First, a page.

Over the past few years, Monsanto, the world’s largest seed company, has been vilified in the media. From environmental protests and accusatory documentaries, to “franken-food” memes, the corporation has had the world in an uproar with their notorious cutting-edge creations.
To understand how Monsanto got to this point, it is important to realize the evolution of the company since its creation. Founded in 1901, Monsanto began as a chemical company before becoming an agricultural giant. Historically, Monsanto’s most famous products have also been their most hotly debated, including DDT, PCBs, and the dairy cow hormone, rBGH.
Initially, a producer of saccharin, the artificial sweetener, Monsanto soon realized it could dominate the market by adding caffeine and vanillin to its product line. Soft drink giant, Coca-Cola became the company’s chief customer, and in 1915 Monsanto made over $1 million in sales with its manufactured food substitutes. By the World War II, Monsanto continued revolutionizing the chemicals arena and had grown to become the world’s leading manufacturer in both rubber and plastics. The company’s Central Research Department was responsible for groundbreaking new chemical exploration, including its work with polonium in conjunction with the Manhattan Project, which lead to the creation of the atomic bomb.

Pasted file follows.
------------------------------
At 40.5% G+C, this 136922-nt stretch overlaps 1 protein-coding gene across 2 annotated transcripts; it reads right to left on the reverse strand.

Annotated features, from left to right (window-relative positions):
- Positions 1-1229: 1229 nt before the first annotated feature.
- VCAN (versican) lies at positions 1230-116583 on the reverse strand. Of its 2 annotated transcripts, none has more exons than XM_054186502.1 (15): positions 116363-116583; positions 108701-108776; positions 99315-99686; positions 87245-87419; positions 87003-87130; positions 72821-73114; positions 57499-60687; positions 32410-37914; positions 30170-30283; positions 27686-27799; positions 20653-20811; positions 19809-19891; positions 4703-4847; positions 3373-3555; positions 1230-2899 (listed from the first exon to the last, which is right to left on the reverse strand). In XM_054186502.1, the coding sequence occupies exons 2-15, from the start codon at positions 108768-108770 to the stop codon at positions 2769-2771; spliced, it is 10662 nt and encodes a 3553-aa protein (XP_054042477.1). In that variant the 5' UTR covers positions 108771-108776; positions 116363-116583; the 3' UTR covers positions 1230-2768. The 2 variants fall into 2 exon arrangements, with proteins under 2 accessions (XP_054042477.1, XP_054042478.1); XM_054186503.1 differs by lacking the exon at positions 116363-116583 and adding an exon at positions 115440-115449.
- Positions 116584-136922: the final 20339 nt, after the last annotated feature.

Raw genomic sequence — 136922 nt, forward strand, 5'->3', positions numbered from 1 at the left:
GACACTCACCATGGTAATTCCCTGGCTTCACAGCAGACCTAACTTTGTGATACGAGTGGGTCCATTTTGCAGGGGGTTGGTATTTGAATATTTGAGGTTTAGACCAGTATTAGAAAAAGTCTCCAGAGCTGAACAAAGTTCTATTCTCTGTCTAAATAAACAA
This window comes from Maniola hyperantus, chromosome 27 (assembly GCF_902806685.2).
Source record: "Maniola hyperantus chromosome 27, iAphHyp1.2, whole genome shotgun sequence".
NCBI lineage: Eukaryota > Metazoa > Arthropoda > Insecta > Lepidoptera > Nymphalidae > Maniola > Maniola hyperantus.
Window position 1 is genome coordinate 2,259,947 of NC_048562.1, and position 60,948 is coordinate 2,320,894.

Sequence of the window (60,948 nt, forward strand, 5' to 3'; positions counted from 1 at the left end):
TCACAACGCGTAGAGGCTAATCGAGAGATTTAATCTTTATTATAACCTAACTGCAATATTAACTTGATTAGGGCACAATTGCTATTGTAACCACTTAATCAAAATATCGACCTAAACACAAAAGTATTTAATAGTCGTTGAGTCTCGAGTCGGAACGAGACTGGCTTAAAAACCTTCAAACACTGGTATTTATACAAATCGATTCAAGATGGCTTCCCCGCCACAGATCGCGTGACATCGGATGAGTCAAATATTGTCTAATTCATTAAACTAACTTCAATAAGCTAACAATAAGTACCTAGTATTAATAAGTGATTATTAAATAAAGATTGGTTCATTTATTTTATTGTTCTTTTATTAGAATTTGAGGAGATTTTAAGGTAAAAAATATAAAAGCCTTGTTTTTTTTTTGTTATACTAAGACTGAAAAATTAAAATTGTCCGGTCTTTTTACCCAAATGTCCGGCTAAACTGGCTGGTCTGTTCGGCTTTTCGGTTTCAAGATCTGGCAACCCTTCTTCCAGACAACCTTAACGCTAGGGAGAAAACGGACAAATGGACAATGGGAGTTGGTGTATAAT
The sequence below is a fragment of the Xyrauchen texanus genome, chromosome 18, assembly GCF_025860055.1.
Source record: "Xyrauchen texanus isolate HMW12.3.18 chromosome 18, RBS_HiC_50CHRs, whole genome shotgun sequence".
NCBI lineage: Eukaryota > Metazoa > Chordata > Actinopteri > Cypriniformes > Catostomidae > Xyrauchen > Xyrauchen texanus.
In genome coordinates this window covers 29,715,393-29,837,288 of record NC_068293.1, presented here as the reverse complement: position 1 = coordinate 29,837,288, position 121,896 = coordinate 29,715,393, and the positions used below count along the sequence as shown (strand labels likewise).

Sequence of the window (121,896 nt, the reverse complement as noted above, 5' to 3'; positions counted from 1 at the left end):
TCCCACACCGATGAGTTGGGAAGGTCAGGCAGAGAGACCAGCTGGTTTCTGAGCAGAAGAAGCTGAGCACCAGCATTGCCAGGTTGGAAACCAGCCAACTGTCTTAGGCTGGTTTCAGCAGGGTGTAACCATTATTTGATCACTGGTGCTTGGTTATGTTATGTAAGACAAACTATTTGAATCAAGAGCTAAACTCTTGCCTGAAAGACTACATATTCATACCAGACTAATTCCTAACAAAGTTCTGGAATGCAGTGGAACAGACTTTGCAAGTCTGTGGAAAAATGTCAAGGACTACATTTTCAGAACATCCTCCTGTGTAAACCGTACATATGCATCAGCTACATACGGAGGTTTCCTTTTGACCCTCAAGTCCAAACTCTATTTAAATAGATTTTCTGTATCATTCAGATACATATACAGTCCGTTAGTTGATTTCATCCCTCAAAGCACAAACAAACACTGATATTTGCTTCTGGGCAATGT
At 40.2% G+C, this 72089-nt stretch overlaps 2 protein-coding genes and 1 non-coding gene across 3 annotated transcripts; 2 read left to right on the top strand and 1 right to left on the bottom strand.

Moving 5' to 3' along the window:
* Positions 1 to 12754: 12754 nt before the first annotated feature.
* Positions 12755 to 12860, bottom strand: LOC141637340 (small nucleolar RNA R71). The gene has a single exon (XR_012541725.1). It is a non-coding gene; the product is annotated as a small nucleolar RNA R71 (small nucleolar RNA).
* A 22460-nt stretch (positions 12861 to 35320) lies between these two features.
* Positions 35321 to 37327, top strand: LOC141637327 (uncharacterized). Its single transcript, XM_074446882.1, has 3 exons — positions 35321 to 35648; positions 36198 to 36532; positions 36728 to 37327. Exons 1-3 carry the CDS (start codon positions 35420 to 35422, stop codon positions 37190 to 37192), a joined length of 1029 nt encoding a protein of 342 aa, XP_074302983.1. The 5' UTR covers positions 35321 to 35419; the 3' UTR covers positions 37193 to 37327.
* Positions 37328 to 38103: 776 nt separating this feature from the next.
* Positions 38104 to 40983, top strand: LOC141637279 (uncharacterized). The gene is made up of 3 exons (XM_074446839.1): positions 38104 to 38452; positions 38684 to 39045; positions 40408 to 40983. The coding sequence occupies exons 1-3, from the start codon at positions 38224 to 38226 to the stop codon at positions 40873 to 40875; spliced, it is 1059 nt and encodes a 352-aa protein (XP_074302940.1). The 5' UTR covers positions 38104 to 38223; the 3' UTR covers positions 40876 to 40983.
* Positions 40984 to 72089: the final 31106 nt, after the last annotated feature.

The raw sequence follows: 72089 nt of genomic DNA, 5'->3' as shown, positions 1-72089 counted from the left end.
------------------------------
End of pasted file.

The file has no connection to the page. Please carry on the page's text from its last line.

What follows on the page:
Over the following decades, Monsanto continued side work as a government contractor. It was one of a handful of companies that produced Agent Orange, and its toxin compound, dioxin. The product was a highly toxic weaponized herbicide used by the U.S. military during the Vietnam War to clear jungle vegetation and destroy food supplies. By the 1970s Agent Orange became banned in the United States, but Monsanto continued to experiment with the production of new and “better” herbicides. Roundup Weed and Grass Killer was soon introduced into the U.S. market, featuring Monsanto’s latest synthetic compound, glyphosate. The new product was developed and advertised to kill virtually any plant it comes in contact with, making it an instant hit with the agricultural industry and in turn, making Monsanto into the world’s largest producer of herbicides.
Soon after, Monsanto shed its chemicals and plastics divisions, invested in biogenetics research, and ultimately rebranded itself as an agricultural company. Dominating the market, the corporate giant went on to create and introduce a wide variety of new GMO products, like its line of Roundup Ready seeds, which were genetically engineered to be resistant to the company’s best seller, Roundup. That meant that farmers could freely spray Roundup even after crops began to grow, killing only the weeds and not their “Roundup ready” glyphosate-resistant harvest. The use of Roundup Weed and Grass Killer, and the GMO seeds soared around the world. The rise of this powerful herbicide has undoubtedly reshaped agriculture as we know it, but at what cost?